Jane is a ten-year survivor of a very rare form of cancer Myelodysplastic Syndrome. She has enjoyed several exciting careers including a librarian, counselor, teacher, and writer. She loves to write about surviving cancer, overcoming hearing loss, and her hearing ear service dog, Sita.
A cancer survivor explains how she applies the meaning of a book quote to life with cancer.
I am a huge fan of books written by Louise Penny. I love mysteries and read them voraciously, but her novels are special. Because of my background with a Ph.D. in counseling, I like to delve into what makes human beings behave as they do. Rather than gory descriptions of blood and guts, Penny talks about the psychological aspects of what can drive a person to murder someone else.
The main character, Gamache, is a homicide detective. He supervises young cadets on how to figure out who the murderer is by detecting which person is most desperate to do this horrible crime.
I have written about her novels before. A recent quote stood out for me in her book, “The Kingdom of the Blind.” The quote was “Things are strongest where they are broken.” Two agents for a homicide division had been shot in the line of duty and had recovered. They agreed they were stronger both mentally and physically than before because they had to be, but the pain of the mending was terrible.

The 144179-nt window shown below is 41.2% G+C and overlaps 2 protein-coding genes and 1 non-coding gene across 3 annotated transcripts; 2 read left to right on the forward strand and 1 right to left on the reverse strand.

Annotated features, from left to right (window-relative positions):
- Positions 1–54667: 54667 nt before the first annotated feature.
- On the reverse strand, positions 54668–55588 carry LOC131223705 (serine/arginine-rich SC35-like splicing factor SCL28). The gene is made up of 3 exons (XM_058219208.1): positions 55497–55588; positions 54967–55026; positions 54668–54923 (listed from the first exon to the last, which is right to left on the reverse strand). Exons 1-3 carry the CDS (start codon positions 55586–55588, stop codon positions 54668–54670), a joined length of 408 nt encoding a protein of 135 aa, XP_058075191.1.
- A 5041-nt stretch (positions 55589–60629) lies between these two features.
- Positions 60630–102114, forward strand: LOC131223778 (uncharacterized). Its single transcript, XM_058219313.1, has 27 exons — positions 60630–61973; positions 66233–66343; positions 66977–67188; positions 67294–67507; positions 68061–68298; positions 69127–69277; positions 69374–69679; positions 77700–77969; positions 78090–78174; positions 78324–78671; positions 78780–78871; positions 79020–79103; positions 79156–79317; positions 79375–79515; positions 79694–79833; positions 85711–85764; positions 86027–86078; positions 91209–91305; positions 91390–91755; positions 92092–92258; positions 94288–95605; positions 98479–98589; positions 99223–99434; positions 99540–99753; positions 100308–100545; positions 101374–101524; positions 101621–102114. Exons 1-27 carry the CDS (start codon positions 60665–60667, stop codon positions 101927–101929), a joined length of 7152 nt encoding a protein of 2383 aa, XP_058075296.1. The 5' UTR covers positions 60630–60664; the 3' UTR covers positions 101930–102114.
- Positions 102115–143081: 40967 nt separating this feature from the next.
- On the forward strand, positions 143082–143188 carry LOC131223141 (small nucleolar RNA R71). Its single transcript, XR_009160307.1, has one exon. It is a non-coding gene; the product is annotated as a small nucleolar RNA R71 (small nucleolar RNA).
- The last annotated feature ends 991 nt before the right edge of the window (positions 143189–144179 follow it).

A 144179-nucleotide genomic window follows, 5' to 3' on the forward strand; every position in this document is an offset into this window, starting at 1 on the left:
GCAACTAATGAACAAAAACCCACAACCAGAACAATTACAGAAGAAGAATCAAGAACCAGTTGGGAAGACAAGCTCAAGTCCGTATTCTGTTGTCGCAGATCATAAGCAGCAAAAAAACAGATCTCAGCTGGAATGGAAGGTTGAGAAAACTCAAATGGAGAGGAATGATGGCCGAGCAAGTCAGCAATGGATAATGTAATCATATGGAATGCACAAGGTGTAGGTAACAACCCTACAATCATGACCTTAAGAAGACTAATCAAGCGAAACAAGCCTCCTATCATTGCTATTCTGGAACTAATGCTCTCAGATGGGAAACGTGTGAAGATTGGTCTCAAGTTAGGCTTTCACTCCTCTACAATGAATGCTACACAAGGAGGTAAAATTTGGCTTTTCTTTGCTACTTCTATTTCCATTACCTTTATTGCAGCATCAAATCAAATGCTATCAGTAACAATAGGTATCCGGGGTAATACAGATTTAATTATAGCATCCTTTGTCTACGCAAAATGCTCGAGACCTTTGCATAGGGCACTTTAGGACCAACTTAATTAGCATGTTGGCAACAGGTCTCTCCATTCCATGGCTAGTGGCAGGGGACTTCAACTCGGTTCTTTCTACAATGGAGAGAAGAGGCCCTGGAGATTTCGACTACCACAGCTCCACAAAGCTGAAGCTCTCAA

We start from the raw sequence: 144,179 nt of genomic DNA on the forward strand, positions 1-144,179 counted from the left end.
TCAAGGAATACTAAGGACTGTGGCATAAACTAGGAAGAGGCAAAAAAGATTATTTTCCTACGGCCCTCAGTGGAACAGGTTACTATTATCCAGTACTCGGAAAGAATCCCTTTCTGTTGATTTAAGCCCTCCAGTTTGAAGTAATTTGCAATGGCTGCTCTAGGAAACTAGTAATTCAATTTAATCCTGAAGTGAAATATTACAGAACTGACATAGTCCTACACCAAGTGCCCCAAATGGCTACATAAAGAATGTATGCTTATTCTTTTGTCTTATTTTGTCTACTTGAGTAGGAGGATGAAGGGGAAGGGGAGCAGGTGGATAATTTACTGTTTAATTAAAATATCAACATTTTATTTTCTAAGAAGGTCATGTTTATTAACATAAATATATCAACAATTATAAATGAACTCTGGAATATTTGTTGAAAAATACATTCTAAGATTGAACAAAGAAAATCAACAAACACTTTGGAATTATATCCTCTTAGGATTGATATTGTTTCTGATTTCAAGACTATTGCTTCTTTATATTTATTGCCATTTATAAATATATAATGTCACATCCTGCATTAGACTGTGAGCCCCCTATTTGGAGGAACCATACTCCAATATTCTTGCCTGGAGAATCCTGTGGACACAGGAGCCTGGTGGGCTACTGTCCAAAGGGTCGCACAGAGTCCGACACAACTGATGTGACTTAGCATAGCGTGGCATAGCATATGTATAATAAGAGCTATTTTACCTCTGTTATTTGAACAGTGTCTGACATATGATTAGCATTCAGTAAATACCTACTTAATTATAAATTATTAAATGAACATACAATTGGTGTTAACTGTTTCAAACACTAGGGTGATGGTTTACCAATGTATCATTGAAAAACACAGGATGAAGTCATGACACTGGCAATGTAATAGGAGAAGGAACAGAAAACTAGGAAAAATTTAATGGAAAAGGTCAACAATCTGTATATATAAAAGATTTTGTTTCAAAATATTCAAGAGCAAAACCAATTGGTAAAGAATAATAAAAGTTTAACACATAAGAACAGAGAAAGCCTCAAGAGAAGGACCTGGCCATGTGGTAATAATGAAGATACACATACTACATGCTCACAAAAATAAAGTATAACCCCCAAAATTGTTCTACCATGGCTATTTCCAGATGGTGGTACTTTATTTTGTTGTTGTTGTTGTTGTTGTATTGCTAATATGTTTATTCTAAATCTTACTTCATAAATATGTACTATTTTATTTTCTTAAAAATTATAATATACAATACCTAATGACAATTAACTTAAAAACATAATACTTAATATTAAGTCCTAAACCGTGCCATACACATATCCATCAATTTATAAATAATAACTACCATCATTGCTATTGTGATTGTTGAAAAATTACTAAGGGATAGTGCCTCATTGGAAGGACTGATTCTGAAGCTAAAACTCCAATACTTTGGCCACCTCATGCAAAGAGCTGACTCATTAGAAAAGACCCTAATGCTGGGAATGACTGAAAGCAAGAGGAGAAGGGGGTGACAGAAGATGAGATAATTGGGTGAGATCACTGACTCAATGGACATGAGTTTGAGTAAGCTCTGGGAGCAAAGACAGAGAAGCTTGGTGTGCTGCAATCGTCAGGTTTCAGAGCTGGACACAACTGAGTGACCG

This quote does not just belong in a murder mystery, but in life and in explaining human behavior. It especially applies to cancer survivors. We are emotionally broken because of the prospect of dying.We are physically broken from the ravages of chemo, radiation, surgery and other invasive treatments.
Add to this the tragedies of life in general. There is no denial that trauma, illness, death of a loved one and now a pandemic have been awful experiences for all of us. These tragedies devastate us, overwhelm us, knock us down and we are not sure we can get back up.
But the day we do, we start with tiny baby steps, putting one foot in front of the other. Then bigger steps and eventually longer steps. We may not get to where we were before, but we realize something wonderful. We are stronger where our hearts and our bodies have been broken. Our faith, our belief in ourselves and our priorities of what is important have made us stronger, more resilient and more courageous. Penny is right – we are stronger where the broken parts are.
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